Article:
Higher Prices, More Production, Share Buyback Don’t Add Up for Chevron

Print Email

When Chevron Corp. (NYSE: CVX) reported second-quarter results before markets opened Friday, the oil and gas supermajor posted diluted earnings per share (EPS) of $1.78 on total revenues of $42.24 billion. In the same period a year ago, the company reported EPS of $0.77 on total revenues of $34.48 billion. Second-quarter results also compare to the consensus estimates for $2.09 in EPS and $45.59 billion in revenues.

Net income for the quarter totaled $3.41 billion, compared to net earnings of $1.45 billion in the year-ago quarter. Upstream earnings jumped to $3.3 billion, while downstream earnings fell by 30% to $838 million. Higher realized prices, lower impairment charges and increased production boosted upstream earnings while downstream earnings were lower due to lower margins on sales in the company’s international division.

The U.S. upstream segment posted earnings of $838 million, compared with a net loss of $102 million in the year-ago quarter. International upstream posted a profit of $2.46 billion, compared with a profit of $944 million last year.

Net oil-equivalent production in the first quarter totaled 2.83 million barrels a day, up by about 46,000 compared with the year-ago quarter. Net oil-equivalent production in the United States totaled 739,000 barrels a day, up by 38,000 year over year. Average U.S. price realizations per barrel of oil rose from $41.00 a year ago to $59.00.

Internationally, liquids prices rose from $45.00 a barrel a year ago to $68.00 a barrel, and net oil-equivalent production rose by 8,000 barrels a day to 2.09 million.

U.S. natural gas realizations fell from $2.32 per thousand cubic feet to $1.61 while international prices rose from $4.39 to $5.64 per thousand cubic feet.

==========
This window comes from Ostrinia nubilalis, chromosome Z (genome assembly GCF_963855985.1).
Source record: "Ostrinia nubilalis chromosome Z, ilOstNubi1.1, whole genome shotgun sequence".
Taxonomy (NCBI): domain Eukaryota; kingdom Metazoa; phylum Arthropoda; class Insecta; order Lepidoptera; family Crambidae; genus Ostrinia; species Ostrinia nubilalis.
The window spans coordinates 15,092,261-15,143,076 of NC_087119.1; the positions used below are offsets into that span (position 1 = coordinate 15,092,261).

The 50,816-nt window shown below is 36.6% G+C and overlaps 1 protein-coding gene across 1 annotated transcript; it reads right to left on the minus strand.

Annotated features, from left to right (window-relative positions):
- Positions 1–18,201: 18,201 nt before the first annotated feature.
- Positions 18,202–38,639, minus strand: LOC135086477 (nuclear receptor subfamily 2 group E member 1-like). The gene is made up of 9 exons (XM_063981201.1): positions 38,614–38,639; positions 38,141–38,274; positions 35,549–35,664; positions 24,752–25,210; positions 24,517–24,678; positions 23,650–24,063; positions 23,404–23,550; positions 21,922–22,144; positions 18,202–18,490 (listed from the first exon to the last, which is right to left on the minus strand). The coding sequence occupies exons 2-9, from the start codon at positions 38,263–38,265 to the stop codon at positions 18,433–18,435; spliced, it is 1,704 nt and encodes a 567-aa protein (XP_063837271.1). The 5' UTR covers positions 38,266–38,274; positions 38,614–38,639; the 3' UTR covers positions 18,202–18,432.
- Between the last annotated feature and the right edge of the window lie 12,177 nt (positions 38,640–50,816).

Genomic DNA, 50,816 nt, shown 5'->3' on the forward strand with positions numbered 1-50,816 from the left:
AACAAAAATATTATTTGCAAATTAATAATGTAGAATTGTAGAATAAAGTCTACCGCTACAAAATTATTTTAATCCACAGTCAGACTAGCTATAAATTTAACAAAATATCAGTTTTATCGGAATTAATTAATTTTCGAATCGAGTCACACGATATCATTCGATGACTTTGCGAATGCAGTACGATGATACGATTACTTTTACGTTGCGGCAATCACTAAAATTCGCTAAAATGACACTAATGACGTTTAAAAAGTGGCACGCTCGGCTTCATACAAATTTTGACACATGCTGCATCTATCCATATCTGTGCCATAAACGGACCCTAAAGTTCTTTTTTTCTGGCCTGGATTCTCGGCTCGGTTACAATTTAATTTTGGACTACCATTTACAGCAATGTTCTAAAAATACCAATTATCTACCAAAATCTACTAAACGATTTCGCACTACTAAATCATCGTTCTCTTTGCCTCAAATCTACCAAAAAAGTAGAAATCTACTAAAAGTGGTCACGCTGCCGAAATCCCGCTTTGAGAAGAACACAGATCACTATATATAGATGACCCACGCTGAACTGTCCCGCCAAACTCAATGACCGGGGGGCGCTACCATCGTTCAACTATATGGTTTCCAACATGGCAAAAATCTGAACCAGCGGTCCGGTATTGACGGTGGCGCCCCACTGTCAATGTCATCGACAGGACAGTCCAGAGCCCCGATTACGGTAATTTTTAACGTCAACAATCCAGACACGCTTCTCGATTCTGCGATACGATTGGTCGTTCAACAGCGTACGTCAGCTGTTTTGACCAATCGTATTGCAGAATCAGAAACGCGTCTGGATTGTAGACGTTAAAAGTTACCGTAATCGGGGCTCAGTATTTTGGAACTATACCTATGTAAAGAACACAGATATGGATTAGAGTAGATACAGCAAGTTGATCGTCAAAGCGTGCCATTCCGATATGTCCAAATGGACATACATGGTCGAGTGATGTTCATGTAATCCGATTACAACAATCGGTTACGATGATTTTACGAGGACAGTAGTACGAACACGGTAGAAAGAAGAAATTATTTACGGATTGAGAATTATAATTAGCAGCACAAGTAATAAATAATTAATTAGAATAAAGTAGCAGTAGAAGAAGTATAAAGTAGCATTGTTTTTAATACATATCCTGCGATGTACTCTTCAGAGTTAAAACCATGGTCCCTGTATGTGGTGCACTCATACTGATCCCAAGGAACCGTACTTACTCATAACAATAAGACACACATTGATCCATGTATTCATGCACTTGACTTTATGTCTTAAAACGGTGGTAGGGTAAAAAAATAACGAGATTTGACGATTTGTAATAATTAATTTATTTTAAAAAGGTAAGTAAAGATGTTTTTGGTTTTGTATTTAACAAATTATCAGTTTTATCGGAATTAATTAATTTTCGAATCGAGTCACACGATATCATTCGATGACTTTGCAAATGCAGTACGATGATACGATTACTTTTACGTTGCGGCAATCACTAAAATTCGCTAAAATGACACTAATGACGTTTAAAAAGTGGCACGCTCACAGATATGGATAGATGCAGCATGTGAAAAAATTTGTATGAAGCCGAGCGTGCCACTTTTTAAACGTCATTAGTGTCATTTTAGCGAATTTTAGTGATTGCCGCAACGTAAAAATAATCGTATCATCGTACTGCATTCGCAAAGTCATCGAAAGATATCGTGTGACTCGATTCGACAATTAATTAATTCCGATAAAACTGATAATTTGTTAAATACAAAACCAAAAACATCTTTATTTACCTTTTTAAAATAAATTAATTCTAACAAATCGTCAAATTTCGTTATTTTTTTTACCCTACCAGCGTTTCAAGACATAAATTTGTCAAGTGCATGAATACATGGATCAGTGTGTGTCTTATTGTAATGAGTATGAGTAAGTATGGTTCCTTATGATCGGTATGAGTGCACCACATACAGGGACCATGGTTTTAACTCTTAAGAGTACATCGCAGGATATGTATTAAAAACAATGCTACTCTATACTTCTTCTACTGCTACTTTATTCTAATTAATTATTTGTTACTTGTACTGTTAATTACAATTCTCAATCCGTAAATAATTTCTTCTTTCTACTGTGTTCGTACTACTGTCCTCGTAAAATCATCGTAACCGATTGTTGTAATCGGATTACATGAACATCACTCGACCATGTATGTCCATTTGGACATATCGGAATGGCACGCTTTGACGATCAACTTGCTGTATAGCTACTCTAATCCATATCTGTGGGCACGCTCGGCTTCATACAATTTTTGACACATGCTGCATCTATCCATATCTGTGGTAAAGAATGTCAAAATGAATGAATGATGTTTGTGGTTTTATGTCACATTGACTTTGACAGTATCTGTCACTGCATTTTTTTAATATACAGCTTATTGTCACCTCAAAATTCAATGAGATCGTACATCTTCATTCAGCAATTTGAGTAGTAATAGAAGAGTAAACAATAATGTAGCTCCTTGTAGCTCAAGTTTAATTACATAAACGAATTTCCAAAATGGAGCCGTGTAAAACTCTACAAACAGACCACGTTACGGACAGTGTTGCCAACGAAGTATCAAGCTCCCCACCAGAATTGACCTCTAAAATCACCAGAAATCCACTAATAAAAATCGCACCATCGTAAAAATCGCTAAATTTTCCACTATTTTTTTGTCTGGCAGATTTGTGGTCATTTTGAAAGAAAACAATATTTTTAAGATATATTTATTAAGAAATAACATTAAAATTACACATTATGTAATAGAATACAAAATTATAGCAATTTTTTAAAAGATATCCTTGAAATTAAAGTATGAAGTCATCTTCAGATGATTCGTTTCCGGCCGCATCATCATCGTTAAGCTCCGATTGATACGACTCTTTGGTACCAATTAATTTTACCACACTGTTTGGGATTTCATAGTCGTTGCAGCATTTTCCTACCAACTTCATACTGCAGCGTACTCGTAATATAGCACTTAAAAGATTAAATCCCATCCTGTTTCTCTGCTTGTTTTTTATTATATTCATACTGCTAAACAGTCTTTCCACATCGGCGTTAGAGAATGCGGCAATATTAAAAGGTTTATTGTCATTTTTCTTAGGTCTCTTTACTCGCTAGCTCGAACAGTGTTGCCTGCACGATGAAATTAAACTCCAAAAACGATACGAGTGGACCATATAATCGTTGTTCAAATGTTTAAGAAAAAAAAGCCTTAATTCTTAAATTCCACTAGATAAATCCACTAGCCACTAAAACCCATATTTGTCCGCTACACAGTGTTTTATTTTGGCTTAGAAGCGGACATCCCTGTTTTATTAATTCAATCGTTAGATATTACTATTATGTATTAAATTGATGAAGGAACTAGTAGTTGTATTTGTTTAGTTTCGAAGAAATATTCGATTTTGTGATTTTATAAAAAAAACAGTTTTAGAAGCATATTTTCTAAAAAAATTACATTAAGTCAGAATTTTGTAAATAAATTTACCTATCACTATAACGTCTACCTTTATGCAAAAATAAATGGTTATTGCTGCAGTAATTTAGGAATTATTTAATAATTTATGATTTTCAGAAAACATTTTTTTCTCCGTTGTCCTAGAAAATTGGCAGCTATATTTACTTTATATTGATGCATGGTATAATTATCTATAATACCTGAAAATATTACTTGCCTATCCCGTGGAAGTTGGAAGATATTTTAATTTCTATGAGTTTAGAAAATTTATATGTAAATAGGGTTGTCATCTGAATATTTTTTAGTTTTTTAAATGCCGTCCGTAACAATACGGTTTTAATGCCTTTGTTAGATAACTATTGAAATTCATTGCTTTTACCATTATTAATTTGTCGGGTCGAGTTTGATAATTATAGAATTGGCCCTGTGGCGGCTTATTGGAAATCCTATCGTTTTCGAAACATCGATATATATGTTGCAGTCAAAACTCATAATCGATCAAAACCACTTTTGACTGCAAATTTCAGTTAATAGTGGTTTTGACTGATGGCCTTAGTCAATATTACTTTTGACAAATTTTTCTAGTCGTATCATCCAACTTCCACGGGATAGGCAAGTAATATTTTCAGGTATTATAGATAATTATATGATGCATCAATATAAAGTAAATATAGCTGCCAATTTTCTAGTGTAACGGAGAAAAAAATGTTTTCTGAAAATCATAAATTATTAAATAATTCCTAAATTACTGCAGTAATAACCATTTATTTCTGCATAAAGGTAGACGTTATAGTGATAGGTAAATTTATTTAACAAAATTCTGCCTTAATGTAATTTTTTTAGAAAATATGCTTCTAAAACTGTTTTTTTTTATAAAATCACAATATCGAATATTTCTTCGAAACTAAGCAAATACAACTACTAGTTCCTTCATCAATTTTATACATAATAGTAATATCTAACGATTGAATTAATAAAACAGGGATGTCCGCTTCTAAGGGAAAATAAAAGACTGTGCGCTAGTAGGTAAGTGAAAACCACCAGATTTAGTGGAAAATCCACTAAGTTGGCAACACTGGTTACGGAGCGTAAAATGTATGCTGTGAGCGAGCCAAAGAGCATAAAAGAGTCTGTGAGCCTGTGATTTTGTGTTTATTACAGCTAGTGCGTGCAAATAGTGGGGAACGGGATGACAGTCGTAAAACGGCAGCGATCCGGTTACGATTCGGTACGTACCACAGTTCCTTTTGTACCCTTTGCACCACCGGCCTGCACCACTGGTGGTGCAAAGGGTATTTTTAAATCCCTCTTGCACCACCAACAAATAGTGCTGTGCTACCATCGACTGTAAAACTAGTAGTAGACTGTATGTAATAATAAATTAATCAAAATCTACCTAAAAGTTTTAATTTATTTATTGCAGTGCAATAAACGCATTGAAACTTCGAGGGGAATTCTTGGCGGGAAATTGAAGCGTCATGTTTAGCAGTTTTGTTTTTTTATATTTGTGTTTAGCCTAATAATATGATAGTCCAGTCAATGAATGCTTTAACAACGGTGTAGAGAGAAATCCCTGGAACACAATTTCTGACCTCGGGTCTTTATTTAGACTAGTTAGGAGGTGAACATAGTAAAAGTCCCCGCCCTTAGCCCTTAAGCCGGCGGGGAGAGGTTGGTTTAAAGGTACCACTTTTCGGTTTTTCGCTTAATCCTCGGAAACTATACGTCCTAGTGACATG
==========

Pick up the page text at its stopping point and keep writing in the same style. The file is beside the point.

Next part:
CEO Michael Wirth said:

Results in 2018 benefited from higher crude oil prices, strong operations and higher production. Our cash flow continues to improve with higher upstream margins and volumes, combined with disciplined spending. This enables us to initiate share repurchases, which are expected to be $3 billion per year based on our current outlook.

The earnings announcement did not include guidance, but consensus estimates for the third quarter of 2018 call for earnings per share of $2.22 on revenues of $45.65 billion. For the full year, earnings per share and revenues are estimated at $8.20 and $173.75 billion, respectively.

The $3 billion share buyback was not enough to overcome misses on both profit and revenue estimates. Buybacks have tended to be scarce and relatively modest among the giant oil companies, but Chevron’s move may finally indicate that more money is going to be returned to investors than hoarded and used to fund capital spending.

Chevron’s shares traded up about 0.5% Friday morning, at $122.04 in a 52-week range of $102.55 to $133.88. The consensus 12-month price target was $146.79 before this morning’s report.

I'm interested in the Newsletter